Kids often struggle with handwriting, and this difficulty is referred to as dysgraphia. Handwriting skills are very important. In fact, around 30 to 60 percent of the class time spent in elementary schools is spent on writing activities and fine motor skills.
It’s important for your child to learn prewriting skills so they will be able to hold and move a pencil effectively and fluently in order to produce legible printed and cursive handwriting. If your child’s handwriting skills are underdeveloped, it can lead to your child not being able to ‘keep up’ in class and produce legible handwriting. This, in turn can frustrate them and lead to resistance in class.
Readiness is where your child learns the foundation skills before learning a new task. In order for your child to meet the requirements of handwriting readiness, they must first learn a number of sensorimotor abilities. Forming letters requires your child to be able to integrate fine motor coordination as well as motor, visual, perceptual and sensory systems.
There are a number of prerequisites your child should have before beginning handwriting with some including:
- Eye-Hand Coordination
- Small Muscle Development
- Ability to Hold Writing Tools and Utensils
- Ability to form basic strokes like circles and lines smoothly
- Ability to notice differences and likeness, recognize forms, provide accurate verbal descriptions of what they see and infer movements important for producing form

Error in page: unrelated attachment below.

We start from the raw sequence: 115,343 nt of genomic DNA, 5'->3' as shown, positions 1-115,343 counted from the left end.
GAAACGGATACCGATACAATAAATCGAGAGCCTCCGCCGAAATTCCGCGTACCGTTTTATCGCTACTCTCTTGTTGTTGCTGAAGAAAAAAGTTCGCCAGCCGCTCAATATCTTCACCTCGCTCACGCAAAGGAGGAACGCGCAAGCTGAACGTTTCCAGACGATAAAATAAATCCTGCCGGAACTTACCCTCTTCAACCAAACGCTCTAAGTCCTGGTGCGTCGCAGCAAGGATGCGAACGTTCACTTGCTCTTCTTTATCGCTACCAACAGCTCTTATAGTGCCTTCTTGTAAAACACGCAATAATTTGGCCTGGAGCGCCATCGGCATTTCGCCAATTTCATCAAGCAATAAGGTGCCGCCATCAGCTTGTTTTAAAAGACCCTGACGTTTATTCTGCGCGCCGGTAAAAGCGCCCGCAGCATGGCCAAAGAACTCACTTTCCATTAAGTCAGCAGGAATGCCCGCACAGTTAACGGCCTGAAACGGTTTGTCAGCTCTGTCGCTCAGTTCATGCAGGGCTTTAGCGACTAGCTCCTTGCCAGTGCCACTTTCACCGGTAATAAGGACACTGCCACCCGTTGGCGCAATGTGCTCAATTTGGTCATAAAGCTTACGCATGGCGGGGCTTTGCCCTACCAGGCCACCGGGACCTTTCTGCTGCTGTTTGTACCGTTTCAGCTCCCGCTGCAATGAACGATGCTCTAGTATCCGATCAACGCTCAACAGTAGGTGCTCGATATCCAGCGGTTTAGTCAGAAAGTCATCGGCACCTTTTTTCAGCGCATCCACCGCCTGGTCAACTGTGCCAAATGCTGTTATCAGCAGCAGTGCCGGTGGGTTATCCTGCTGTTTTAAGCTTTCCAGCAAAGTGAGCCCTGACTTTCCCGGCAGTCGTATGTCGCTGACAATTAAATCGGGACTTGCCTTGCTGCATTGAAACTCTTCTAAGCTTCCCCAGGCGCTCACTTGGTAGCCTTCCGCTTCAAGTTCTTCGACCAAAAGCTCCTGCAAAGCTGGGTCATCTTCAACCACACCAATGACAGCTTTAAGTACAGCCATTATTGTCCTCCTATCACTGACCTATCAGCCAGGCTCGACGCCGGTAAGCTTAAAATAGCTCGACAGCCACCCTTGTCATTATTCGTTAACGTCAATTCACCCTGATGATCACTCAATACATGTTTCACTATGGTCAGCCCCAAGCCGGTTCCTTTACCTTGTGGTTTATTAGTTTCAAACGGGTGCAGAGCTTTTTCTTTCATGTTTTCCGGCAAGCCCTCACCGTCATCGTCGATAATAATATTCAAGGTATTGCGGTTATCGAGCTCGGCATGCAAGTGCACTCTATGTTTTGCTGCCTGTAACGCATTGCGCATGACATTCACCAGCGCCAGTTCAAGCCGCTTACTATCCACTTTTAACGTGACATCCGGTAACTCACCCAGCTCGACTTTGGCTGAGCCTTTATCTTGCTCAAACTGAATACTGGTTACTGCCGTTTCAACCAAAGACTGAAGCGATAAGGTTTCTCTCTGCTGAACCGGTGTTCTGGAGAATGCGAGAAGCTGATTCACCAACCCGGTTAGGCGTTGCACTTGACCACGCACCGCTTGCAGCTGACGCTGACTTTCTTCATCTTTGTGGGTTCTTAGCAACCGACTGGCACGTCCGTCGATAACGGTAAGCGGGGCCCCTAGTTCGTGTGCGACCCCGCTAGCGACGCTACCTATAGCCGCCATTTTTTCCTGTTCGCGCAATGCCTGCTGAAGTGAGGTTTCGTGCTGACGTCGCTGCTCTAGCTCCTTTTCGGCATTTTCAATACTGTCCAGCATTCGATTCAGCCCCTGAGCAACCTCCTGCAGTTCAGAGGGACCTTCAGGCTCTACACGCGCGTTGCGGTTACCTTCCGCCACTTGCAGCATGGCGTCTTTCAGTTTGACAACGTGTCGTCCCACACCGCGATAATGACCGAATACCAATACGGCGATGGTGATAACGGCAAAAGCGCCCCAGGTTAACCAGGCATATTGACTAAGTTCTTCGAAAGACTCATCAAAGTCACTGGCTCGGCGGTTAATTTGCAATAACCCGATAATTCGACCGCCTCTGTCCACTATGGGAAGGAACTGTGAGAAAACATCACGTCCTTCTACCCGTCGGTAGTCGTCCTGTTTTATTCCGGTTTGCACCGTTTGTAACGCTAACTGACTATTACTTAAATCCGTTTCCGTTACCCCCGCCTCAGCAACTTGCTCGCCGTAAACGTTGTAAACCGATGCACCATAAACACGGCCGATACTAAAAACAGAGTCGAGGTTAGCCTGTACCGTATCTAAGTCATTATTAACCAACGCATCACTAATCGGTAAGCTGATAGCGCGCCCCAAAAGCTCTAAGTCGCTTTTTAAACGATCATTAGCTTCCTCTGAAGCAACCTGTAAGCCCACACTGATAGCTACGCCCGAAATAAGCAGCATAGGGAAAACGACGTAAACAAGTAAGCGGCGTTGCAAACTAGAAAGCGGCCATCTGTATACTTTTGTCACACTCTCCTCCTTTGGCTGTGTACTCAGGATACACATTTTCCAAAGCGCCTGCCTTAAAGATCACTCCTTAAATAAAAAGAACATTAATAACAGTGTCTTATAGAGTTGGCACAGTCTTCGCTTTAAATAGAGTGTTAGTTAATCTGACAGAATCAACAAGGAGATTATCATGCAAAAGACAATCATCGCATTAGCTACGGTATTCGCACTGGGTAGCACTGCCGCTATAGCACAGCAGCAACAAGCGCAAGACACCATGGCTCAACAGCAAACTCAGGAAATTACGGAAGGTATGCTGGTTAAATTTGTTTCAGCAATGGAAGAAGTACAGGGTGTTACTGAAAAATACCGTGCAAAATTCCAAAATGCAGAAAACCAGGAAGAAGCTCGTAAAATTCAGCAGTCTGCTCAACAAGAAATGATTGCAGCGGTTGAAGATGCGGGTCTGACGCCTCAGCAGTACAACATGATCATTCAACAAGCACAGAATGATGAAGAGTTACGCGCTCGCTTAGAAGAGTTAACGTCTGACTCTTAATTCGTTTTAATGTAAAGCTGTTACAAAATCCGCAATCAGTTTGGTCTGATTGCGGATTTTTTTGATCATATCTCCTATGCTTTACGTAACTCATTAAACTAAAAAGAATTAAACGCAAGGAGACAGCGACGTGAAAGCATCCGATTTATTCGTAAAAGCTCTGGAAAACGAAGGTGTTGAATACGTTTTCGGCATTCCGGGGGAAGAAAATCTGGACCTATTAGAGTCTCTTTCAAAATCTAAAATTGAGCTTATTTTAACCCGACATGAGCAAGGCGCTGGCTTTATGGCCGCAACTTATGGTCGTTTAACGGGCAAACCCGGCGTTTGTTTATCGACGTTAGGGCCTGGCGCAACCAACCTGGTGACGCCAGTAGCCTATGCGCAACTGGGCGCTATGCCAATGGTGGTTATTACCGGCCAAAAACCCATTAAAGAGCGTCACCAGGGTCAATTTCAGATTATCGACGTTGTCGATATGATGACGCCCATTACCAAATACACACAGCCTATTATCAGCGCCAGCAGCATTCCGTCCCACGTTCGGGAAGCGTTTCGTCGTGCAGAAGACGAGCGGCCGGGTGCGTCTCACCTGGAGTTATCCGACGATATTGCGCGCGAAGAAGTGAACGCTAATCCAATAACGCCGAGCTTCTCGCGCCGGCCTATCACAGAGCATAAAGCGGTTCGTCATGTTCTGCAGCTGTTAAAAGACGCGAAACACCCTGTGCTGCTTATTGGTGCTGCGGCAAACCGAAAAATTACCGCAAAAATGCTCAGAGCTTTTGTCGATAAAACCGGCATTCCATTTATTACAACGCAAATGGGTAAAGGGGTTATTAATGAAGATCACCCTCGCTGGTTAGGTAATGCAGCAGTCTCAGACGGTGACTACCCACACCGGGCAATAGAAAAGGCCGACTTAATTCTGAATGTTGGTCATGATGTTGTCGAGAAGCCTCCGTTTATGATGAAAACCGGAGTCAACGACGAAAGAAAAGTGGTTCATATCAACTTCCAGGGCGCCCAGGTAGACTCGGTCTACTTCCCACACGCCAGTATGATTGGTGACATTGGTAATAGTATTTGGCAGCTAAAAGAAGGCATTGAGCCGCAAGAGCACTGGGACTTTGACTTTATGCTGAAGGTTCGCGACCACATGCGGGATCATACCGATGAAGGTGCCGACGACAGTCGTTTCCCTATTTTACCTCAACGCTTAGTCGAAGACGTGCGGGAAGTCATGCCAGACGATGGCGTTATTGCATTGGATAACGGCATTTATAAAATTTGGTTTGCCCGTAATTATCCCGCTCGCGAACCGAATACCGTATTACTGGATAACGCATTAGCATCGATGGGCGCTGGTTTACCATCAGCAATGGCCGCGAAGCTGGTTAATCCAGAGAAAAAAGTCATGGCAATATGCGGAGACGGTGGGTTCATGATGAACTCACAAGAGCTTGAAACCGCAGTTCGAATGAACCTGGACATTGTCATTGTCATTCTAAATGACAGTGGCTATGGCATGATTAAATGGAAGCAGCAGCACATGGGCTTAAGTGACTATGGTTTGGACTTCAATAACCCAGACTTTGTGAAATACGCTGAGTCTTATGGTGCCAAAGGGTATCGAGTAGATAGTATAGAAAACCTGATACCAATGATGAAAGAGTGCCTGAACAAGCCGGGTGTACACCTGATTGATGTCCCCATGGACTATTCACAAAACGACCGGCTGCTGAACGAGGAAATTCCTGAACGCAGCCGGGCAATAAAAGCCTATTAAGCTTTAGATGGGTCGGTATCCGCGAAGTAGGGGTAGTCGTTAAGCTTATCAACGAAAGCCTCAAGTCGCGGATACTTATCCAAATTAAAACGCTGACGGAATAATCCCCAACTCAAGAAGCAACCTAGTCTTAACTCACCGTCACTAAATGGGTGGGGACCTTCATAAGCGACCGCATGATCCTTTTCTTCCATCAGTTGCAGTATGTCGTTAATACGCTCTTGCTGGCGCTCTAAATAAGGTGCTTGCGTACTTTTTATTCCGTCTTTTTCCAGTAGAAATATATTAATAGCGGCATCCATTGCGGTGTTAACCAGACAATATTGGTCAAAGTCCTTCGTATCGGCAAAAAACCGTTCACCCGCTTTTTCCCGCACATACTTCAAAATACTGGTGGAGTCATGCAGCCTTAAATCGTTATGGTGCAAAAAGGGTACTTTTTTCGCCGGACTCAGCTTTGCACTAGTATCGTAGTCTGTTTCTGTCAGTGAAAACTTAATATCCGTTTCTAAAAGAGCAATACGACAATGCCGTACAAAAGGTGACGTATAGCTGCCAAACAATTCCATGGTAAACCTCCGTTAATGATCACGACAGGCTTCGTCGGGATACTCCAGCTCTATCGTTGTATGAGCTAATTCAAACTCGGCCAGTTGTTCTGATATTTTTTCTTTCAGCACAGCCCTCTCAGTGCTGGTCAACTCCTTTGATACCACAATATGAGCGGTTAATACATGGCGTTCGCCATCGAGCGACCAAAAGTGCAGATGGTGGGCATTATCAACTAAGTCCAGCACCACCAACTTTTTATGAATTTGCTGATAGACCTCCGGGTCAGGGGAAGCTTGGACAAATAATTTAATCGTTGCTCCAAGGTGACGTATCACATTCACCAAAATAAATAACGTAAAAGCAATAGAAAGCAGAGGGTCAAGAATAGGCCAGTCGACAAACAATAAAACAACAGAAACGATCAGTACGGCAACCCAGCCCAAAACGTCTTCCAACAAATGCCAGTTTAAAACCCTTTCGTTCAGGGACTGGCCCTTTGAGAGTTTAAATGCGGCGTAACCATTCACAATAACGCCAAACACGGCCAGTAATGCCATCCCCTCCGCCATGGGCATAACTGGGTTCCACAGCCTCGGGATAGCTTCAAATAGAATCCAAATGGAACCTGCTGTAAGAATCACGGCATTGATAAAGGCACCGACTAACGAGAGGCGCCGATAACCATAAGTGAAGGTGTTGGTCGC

- Visual analysis of words and letters, left and right discrimination and other orientation to printed language
There are some activities you can have your child perform to help them improve their handwriting readiness. You can have them practice lacing and threading shoe laces, opening up jars and containers to enhance finger strength or creating crafts using egg cartons, old boxes, paper and masking tape.
Play-Doh activities that involve a rolling pin or rolling with their hands is great as well. They can build Legos or other construction toys or engage in scissor projects. Any of these activities can help get your child get ready for writing.
Even though most of the responsibility of handwriting instruction falls on the teachers, your child’s pediatric occupational therapist can also play a vital role in identifying any underlying motor, perceptual, postural or sensory-integrative deficits that could lead to or be responsible for bad writing skills. The pediatric occupational therapist can analyze your child’s handwriting readiness skills as well as any cognitive, environmental, sensory-motor or psychosocial factors that could interfere with his or her legible handwriting development.